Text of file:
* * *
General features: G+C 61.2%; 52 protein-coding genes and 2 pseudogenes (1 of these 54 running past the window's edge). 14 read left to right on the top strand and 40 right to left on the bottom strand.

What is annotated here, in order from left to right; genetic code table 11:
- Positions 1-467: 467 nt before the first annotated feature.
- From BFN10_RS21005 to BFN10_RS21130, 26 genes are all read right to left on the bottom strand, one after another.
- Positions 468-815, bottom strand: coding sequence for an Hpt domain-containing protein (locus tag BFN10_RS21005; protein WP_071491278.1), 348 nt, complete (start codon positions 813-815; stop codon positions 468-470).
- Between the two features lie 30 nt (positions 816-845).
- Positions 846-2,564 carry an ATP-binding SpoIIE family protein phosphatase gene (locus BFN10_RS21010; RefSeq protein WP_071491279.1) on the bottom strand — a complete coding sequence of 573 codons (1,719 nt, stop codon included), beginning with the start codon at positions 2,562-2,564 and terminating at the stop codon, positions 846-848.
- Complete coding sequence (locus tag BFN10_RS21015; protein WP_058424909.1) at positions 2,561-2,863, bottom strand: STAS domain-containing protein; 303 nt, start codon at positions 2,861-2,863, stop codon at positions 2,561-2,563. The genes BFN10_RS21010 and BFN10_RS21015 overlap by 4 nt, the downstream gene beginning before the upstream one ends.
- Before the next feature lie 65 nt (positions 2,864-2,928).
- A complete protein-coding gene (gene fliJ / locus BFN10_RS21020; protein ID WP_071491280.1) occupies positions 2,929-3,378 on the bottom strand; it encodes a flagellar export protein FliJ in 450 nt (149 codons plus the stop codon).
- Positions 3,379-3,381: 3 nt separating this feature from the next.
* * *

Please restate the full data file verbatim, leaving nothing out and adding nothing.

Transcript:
General features: G+C 61.2%; 52 protein-coding genes and 2 pseudogenes (1 of these 54 running past the window's edge). 14 read left to right on the top strand and 40 right to left on the bottom strand.

What is annotated here, in order from left to right; genetic code table 11:
- Positions 1-467: 467 nt before the first annotated feature.
- From BFN10_RS21005 to BFN10_RS21130, 26 genes are all read right to left on the bottom strand, one after another.
- Positions 468-815, bottom strand: coding sequence for an Hpt domain-containing protein (locus tag BFN10_RS21005; protein WP_071491278.1), 348 nt, complete (start codon positions 813-815; stop codon positions 468-470).
- Between the two features lie 30 nt (positions 816-845).
- Positions 846-2,564 carry an ATP-binding SpoIIE family protein phosphatase gene (locus BFN10_RS21010; RefSeq protein WP_071491279.1) on the bottom strand — a complete coding sequence of 573 codons (1,719 nt, stop codon included), beginning with the start codon at positions 2,562-2,564 and terminating at the stop codon, positions 846-848.
- Complete coding sequence (locus tag BFN10_RS21015; protein WP_058424909.1) at positions 2,561-2,863, bottom strand: STAS domain-containing protein; 303 nt, start codon at positions 2,861-2,863, stop codon at positions 2,561-2,563. The genes BFN10_RS21010 and BFN10_RS21015 overlap by 4 nt, the downstream gene beginning before the upstream one ends.
- Before the next feature lie 65 nt (positions 2,864-2,928).
- A complete protein-coding gene (gene fliJ / locus BFN10_RS21020; protein ID WP_071491280.1) occupies positions 2,929-3,378 on the bottom strand; it encodes a flagellar export protein FliJ in 450 nt (149 codons plus the stop codon).
- Positions 3,379-3,381: 3 nt separating this feature from the next.